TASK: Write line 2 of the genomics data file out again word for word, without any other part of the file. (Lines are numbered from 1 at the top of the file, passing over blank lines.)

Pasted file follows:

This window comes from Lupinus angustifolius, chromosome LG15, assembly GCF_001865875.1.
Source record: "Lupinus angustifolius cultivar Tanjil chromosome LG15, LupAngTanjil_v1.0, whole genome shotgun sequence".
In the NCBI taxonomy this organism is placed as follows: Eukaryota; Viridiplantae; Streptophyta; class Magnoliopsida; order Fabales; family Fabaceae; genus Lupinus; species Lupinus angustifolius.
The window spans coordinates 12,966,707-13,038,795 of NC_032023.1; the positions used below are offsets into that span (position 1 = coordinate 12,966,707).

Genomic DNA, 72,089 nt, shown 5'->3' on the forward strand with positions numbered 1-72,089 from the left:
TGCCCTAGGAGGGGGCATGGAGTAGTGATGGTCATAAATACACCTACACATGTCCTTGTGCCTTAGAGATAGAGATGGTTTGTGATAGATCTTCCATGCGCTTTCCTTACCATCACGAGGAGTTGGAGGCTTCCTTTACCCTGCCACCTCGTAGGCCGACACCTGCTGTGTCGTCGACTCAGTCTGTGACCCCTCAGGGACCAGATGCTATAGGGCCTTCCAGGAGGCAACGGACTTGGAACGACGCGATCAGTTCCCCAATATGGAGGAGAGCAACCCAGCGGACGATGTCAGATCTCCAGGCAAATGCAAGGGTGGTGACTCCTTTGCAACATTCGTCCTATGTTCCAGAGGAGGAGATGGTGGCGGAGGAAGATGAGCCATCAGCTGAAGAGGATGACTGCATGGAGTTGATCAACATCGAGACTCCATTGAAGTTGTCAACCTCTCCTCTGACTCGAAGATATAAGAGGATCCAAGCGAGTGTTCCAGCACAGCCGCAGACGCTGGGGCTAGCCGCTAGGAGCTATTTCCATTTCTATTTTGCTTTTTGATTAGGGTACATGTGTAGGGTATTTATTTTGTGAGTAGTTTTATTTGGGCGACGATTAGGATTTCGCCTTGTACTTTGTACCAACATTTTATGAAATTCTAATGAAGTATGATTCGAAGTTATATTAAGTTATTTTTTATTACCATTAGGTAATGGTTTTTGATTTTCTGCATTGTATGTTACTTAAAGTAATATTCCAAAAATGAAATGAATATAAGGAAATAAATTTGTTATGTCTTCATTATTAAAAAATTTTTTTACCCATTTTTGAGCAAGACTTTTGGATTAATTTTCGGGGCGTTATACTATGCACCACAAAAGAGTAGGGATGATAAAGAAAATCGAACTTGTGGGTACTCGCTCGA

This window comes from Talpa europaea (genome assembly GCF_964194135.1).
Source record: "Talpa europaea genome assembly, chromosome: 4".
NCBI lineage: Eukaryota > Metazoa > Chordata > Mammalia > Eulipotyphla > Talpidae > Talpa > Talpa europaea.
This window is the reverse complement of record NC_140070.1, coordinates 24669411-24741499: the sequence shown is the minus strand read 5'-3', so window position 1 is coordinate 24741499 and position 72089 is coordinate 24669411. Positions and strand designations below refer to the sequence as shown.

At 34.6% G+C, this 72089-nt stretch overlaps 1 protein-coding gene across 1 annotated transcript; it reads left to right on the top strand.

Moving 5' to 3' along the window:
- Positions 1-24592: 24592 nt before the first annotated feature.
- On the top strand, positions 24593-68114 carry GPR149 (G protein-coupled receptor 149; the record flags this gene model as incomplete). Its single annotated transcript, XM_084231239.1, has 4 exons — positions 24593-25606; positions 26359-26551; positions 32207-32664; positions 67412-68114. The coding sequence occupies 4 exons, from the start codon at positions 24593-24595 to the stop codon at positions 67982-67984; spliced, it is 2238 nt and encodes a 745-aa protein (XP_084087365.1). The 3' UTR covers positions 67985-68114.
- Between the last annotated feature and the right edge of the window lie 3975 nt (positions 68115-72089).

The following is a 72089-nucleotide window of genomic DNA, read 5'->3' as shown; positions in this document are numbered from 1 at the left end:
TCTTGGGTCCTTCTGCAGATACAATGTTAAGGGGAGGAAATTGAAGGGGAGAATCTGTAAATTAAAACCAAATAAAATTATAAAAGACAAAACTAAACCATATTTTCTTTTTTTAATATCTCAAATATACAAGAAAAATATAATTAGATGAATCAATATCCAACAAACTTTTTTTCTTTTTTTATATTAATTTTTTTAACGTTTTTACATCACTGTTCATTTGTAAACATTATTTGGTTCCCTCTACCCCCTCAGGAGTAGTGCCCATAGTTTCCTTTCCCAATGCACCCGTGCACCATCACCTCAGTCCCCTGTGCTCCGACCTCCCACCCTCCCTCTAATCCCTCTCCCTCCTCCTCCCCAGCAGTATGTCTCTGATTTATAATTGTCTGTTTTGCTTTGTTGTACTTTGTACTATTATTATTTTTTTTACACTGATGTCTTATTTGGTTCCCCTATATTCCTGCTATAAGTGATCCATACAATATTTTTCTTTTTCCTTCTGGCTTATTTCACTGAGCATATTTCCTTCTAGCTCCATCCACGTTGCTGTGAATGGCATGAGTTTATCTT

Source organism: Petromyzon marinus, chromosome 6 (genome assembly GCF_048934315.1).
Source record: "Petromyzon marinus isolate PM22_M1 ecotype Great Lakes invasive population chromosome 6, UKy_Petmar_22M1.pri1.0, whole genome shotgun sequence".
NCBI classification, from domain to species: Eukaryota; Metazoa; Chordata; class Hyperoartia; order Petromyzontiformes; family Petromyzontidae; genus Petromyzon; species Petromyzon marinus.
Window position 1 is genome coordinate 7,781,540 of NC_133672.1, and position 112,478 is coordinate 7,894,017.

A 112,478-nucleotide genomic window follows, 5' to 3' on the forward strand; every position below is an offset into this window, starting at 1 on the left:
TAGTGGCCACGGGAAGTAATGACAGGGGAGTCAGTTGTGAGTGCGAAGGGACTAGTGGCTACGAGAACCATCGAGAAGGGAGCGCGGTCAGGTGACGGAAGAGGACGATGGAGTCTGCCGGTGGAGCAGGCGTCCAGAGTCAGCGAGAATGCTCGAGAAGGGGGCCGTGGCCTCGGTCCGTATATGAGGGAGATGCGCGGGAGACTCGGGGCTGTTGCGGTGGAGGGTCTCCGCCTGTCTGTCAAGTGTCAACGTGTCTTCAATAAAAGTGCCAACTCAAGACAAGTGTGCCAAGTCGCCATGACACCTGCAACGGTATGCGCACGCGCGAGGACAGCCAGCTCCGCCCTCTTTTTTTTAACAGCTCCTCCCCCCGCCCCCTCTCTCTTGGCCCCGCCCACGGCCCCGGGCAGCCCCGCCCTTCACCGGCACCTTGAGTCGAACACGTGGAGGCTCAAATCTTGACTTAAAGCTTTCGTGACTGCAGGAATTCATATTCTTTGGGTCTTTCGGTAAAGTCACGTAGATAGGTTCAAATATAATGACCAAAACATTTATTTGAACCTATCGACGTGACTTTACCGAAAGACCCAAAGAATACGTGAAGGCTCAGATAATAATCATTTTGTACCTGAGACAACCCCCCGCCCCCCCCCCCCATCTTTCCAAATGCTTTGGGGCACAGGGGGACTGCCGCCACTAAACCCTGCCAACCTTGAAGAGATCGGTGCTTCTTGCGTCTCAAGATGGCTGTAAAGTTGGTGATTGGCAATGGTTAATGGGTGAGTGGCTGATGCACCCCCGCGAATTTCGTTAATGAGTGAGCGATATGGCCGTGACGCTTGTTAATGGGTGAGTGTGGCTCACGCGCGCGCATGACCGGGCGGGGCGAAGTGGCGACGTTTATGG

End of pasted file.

Source record: "Lupinus angustifolius cultivar Tanjil chromosome LG15, LupAngTanjil_v1.0, whole genome shotgun sequence".